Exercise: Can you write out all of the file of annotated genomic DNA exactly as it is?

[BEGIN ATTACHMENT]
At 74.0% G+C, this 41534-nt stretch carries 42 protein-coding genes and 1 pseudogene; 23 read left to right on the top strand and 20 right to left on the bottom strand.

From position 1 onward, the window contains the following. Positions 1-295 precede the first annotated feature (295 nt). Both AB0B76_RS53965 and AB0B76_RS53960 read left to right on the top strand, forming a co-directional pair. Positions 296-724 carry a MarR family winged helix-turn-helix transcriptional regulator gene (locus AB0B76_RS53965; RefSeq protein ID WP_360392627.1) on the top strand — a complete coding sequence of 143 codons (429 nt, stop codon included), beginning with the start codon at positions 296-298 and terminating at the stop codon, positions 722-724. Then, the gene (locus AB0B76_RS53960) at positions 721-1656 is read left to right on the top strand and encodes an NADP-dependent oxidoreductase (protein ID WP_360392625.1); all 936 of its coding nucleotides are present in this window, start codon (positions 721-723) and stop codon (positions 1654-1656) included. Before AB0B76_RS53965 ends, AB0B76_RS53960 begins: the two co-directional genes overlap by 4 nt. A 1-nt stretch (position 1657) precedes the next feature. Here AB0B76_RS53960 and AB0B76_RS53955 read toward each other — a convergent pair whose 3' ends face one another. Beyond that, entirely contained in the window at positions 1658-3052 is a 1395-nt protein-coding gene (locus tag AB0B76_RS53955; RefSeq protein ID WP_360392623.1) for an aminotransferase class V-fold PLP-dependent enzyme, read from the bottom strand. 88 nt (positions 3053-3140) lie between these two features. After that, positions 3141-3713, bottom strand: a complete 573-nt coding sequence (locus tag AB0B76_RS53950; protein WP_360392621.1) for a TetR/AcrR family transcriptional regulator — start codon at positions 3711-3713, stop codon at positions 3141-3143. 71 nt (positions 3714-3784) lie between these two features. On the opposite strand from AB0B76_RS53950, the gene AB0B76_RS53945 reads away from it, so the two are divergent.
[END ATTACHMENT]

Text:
At 74.0% G+C, this 41534-nt stretch carries 42 protein-coding genes and 1 pseudogene; 23 read left to right on the top strand and 20 right to left on the bottom strand.

From position 1 onward, the window contains the following. Positions 1-295 precede the first annotated feature (295 nt). Both AB0B76_RS53965 and AB0B76_RS53960 read left to right on the top strand, forming a co-directional pair. Positions 296-724 carry a MarR family winged helix-turn-helix transcriptional regulator gene (locus AB0B76_RS53965; RefSeq protein ID WP_360392627.1) on the top strand — a complete coding sequence of 143 codons (429 nt, stop codon included), beginning with the start codon at positions 296-298 and terminating at the stop codon, positions 722-724. Then, the gene (locus AB0B76_RS53960) at positions 721-1656 is read left to right on the top strand and encodes an NADP-dependent oxidoreductase (protein ID WP_360392625.1); all 936 of its coding nucleotides are present in this window, start codon (positions 721-723) and stop codon (positions 1654-1656) included. Before AB0B76_RS53965 ends, AB0B76_RS53960 begins: the two co-directional genes overlap by 4 nt. A 1-nt stretch (position 1657) precedes the next feature. Here AB0B76_RS53960 and AB0B76_RS53955 read toward each other — a convergent pair whose 3' ends face one another. Beyond that, entirely contained in the window at positions 1658-3052 is a 1395-nt protein-coding gene (locus tag AB0B76_RS53955; RefSeq protein ID WP_360392623.1) for an aminotransferase class V-fold PLP-dependent enzyme, read from the bottom strand. 88 nt (positions 3053-3140) lie between these two features. After that, positions 3141-3713, bottom strand: a complete 573-nt coding sequence (locus tag AB0B76_RS53950; protein WP_360392621.1) for a TetR/AcrR family transcriptional regulator — start codon at positions 3711-3713, stop codon at positions 3141-3143. 71 nt (positions 3714-3784) lie between these two features. On the opposite strand from AB0B76_RS53950, the gene AB0B76_RS53945 reads away from it, so the two are divergent.